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Meet Pat Tiberi, the Latest Soon-to-Be-Ex-Congressman
Ohio policy wonk liked his bocce

Pat Tiberi succeeded his former boss in the House, John Kasich. (Ian Wagreich/Roll Call)

Rep. Pat Tiberi, the Ohio Republican who announced it was quitting time on Thursday, is a serious policy wonk with deep political roots in the Buckeye State and a big fan of bocce, befitting his celebration of his Italian heritage.

An unapologetic Midwestern Rotary Club-type Republican in the mode of his political patrons, former Speaker John A. Boehner and Gov. John R. Kasich, Tiberi will leave Congress by Jan. 31 — before his ninth term in the House ends — and become head of the Ohio Business Roundtable.

Kid Rock’s Stage and Screen Path to Political Spotlight Well-Worn
Reagan was the prototype, but many have tried to follow his lead

President Ronald Reagan set the bar for entertainers who aspire to political office. He is shown here at his inauguration in 1981. (CQ Roll Call File Photo)

President Ronald Reagan was perhaps the highest-profile entertainer who decided to give politics a try.

Rating Change: Democratic Challenger Puts Utah Seat in Play
Rep. Mia Love facing competitive race with Salt Lake County mayor’s entry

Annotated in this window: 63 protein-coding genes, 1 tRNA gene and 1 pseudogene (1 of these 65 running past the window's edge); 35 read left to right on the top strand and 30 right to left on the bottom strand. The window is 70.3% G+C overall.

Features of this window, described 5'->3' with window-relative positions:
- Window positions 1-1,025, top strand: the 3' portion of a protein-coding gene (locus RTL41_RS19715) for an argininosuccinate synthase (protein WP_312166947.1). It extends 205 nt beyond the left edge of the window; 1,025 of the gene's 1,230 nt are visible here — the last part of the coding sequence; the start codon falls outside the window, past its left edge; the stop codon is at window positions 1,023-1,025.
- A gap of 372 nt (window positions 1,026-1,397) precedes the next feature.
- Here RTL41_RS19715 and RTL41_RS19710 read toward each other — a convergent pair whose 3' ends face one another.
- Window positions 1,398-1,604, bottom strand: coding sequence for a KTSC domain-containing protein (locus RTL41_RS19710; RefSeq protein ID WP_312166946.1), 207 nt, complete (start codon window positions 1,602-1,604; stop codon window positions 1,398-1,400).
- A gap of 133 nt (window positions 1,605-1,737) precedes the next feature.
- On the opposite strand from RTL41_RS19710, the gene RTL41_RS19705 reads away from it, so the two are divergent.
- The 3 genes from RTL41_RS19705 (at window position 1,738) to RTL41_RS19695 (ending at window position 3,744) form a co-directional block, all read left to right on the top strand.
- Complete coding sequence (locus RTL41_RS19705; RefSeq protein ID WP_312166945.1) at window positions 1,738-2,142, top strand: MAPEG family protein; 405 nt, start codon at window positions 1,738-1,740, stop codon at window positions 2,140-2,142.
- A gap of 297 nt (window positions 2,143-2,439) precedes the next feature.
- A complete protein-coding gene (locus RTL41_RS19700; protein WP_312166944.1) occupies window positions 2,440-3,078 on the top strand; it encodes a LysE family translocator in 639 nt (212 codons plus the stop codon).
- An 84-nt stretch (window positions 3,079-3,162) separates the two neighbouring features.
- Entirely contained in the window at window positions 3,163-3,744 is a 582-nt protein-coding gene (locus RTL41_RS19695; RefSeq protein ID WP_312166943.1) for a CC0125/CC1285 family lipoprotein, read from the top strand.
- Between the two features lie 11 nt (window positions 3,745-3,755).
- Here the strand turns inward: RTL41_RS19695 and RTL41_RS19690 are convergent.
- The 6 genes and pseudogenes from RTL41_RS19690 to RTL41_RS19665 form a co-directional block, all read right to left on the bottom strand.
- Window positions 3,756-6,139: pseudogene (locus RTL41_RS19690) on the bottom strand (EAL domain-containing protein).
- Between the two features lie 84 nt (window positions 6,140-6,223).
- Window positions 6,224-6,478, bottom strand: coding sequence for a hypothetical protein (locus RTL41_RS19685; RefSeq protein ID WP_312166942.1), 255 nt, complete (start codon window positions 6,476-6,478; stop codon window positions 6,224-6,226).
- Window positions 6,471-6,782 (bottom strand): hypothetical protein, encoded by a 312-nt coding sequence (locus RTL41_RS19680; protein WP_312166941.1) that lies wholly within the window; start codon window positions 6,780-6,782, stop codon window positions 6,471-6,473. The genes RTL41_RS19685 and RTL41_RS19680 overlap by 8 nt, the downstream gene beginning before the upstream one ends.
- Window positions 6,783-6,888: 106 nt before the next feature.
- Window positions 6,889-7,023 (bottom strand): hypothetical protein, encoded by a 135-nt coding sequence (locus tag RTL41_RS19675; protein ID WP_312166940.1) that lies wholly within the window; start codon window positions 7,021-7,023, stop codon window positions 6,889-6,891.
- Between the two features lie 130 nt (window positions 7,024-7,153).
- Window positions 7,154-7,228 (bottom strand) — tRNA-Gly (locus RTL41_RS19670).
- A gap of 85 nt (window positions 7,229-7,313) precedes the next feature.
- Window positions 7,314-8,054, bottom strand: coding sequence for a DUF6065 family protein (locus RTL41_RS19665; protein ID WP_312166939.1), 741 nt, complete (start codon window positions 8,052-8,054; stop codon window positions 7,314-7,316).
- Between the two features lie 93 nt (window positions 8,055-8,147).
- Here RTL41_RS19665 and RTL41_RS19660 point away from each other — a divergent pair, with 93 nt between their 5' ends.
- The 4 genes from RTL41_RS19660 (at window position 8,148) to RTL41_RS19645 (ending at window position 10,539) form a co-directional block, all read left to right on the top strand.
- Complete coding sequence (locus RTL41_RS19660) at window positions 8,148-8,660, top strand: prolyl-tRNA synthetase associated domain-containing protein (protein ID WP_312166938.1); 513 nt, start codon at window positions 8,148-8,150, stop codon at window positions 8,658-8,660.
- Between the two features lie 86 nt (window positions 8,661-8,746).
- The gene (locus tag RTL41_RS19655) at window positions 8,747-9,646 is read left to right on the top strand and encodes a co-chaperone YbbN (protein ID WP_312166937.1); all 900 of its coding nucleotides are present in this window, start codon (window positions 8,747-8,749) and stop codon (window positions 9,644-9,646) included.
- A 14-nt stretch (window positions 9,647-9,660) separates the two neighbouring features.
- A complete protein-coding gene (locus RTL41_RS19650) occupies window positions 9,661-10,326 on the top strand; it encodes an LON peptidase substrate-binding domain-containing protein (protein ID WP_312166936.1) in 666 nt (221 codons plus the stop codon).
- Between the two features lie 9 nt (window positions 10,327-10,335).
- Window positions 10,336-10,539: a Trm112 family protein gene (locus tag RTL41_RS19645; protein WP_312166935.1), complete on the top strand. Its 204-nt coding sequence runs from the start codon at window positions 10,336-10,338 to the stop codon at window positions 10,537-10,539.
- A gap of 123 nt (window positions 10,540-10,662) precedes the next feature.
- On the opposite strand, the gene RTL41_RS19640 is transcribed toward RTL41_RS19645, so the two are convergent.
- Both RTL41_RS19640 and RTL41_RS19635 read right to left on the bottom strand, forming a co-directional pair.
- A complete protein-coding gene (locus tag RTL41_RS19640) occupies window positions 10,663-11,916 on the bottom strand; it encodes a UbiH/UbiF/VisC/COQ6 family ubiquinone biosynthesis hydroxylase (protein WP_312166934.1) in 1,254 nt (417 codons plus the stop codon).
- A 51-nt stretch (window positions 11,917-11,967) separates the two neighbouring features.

Utah Rep. Mia Love faces a competitive re-election contest next year. (Tom Williams/Roll Call File Photo)

It’s not hard to see Democratic takeover opportunities in districts where Hillary Clinton prevailed or President Donald Trump won narrowly last fall, but Democrats have expanded the map with at least a couple of recruits who should make Republicans work to defend some deeper red territory next year.

Former Kansas state Rep. Paul Davis, for example, announced his candidacy in August, giving Democrats a credible candidate in the Sunflower State’s 2nd District, which Trump carried by 18 points, according to calculations by Daily Kos Elections. Davis, a former state House minority leader, carried the district in his 2014 gubernatorial bid, and when he entered the congressional race for retiring Rep. Lynn Jenkins’ open seat, we changed the rating from Likely Republican to Leans Republican.

Pat Tiberi Resigning to Lead Ohio Business Roundtable
Nine-term lawmaker will leave behind solid Republican seat

Ohio Rep. Pat Tiberi has been offered a position to lead the Ohio Business Roundtable. (Bill Clark/CQ Roll Call file photo)

Ohio Rep. Pat Tiberi announced Thursday he will not seek re-election and will be leaving Congress before the 2018 midterms. 

“While I have not yet determined a final resignation date, I will be leaving Congress by January 31, 2018,” the Republican said in a statement. 

Mia Love Gets Democratic Challenger in Utah
Salt Lake County Mayor Ben McAdams already represents 85% of the district

Rep. Mia Love, R-Utah, has a new Democratic challenger. (Bill Clark/CQ Roll Call File Photo)

Salt Lake County Mayor Ben McAdams announced Wednesday he will challenge GOP Rep. Mia Love, potentially shaking up the race in Utah’s 4th District. 

McAdams, a Democrat, told the Salt Lake Tribune that he had decided to run because lawmakers were “enamored with the national spotlight and partisan games that both parties seem to play,” instead of solving the country’s problems.

Trump’s Fluid Views on Policy Drive Headaches in Senate
Health care flip-flop latest in a series of policy shifts by the president